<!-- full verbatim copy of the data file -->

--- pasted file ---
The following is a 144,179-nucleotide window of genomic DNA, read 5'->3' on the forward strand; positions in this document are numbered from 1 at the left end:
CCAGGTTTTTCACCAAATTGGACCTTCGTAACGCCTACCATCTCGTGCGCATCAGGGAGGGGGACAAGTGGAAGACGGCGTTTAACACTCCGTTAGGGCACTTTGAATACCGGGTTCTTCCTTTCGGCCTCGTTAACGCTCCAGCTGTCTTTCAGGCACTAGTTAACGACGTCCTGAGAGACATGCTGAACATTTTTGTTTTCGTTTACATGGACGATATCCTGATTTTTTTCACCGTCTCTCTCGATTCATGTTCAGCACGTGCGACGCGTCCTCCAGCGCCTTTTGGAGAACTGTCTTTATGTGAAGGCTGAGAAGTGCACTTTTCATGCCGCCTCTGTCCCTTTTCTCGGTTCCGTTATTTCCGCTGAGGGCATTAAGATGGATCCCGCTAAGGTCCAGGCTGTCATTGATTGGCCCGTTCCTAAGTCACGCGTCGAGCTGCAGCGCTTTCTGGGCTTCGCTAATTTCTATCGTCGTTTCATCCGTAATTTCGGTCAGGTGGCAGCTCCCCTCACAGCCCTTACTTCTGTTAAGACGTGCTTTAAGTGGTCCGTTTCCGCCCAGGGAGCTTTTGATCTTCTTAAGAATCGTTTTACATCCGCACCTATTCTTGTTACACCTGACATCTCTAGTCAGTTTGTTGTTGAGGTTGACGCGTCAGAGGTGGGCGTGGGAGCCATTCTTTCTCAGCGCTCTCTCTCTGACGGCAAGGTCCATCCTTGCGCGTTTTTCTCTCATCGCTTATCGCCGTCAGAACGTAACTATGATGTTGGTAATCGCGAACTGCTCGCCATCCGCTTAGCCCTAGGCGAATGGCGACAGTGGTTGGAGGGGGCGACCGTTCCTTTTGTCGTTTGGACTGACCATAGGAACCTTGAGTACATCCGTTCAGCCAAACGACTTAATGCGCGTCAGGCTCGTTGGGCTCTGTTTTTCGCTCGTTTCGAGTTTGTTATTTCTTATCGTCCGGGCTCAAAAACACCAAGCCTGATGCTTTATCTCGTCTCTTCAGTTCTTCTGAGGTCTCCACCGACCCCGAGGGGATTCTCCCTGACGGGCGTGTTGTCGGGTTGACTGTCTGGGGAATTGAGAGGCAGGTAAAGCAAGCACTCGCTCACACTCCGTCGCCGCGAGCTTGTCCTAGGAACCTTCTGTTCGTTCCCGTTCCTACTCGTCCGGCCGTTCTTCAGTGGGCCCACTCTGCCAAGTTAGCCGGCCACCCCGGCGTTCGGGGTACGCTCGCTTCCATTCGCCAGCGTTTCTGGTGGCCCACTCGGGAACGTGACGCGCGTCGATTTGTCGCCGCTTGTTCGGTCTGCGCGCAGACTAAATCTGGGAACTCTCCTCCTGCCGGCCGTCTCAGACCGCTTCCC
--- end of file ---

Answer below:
The following is a 144,179-nucleotide window of genomic DNA, read 5'->3' on the forward strand; positions in this document are numbered from 1 at the left end:
CCAGGTTTTTCACCAAATTGGACCTTCGTAACGCCTACCATCTCGTGCGCATCAGGGAGGGGGACAAGTGGAAGACGGCGTTTAACACTCCGTTAGGGCACTTTGAATACCGGGTTCTTCCTTTCGGCCTCGTTAACGCTCCAGCTGTCTTTCAGGCACTAGTTAACGACGTCCTGAGAGACATGCTGAACATTTTTGTTTTCGTTTACATGGACGATATCCTGATTTTTTTCACCGTCTCTCTCGATTCATGTTCAGCACGTGCGACGCGTCCTCCAGCGCCTTTTGGAGAACTGTCTTTATGTGAAGGCTGAGAAGTGCACTTTTCATGCCGCCTCTGTCCCTTTTCTCGGTTCCGTTATTTCCGCTGAGGGCATTAAGATGGATCCCGCTAAGGTCCAGGCTGTCATTGATTGGCCCGTTCCTAAGTCACGCGTCGAGCTGCAGCGCTTTCTGGGCTTCGCTAATTTCTATCGTCGTTTCATCCGTAATTTCGGTCAGGTGGCAGCTCCCCTCACAGCCCTTACTTCTGTTAAGACGTGCTTTAAGTGGTCCGTTTCCGCCCAGGGAGCTTTTGATCTTCTTAAGAATCGTTTTACATCCGCACCTATTCTTGTTACACCTGACATCTCTAGTCAGTTTGTTGTTGAGGTTGACGCGTCAGAGGTGGGCGTGGGAGCCATTCTTTCTCAGCGCTCTCTCTCTGACGGCAAGGTCCATCCTTGCGCGTTTTTCTCTCATCGCTTATCGCCGTCAGAACGTAACTATGATGTTGGTAATCGCGAACTGCTCGCCATCCGCTTAGCCCTAGGCGAATGGCGACAGTGGTTGGAGGGGGCGACCGTTCCTTTTGTCGTTTGGACTGACCATAGGAACCTTGAGTACATCCGTTCAGCCAAACGACTTAATGCGCGTCAGGCTCGTTGGGCTCTGTTTTTCGCTCGTTTCGAGTTTGTTATTTCTTATCGTCCGGGCTCAAAAACACCAAGCCTGATGCTTTATCTCGTCTCTTCAGTTCTTCTGAGGTCTCCACCGACCCCGAGGGGATTCTCCCTGACGGGCGTGTTGTCGGGTTGACTGTCTGGGGAATTGAGAGGCAGGTAAAGCAAGCACTCGCTCACACTCCGTCGCCGCGAGCTTGTCCTAGGAACCTTCTGTTCGTTCCCGTTCCTACTCGTCCGGCCGTTCTTCAGTGGGCCCACTCTGCCAAGTTAGCCGGCCACCCCGGCGTTCGGGGTACGCTCGCTTCCATTCGCCAGCGTTTCTGGTGGCCCACTCGGGAACGTGACGCGCGTCGATTTGTCGCCGCTTGTTCGGTCTGCGCGCAGACTAAATCTGGGAACTCTCCTCCTGCCGGCCGTCTCAGACCGCTTCCC